This then leaves the question, when should we use Non-Authoritative Servers (i.e. Gun)? First Person Shooters, Third person action games, and fast reaction-time games in general.

On the contrary, when should we use Authoritative Servers (i.e. Bow and Arrow)? MMOs, MOBAs, RPGs, ARPGs, RTS, so on… As long as the lag/latency/slow-response doesn’t affect the gameplay experience directly.

I mentioned before something about delegating most things to the Client’s code. This approach falls out of the scope of either of these 2 types of systems for a few reasons and optimizations that apply to this case. We will call this approach Peer2Peer (P2P) and we’ll talk about this in a later article which will be more related to lowering costs than to technical optimizations to the system.

 

Please feel free to share comments or questions, I might be missing a few important details. Looking forward to hearing from you.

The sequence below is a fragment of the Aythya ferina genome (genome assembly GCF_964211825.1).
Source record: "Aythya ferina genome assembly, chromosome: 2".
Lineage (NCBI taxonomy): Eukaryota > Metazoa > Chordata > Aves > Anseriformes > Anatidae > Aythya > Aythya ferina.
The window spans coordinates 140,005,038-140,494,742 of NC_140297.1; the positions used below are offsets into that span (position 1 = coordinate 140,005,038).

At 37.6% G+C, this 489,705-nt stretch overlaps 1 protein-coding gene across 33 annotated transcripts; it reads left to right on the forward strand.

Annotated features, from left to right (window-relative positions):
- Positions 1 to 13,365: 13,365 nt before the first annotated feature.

System Design for Multiplayer Games

Designing a multiplayer game might not seem like something that would require a lot of extra thinking compared to a single player game, and that might be true for some specific scenarios, but in most cases you start designing and suddenly you realize that things are getting a little out of hand.  When you’re finally grasping a general idea of how you want to design certain aspects of the game, you bump into one or two “What Ifs” from which you branch out into a complex spiderweb of design decisions. Before you know it you’re way over your head, confused, lost, and overwhelmed, then you think about all the hours of effort that you might need to put into your game just to get a Minimum Viable Product (MVP) running.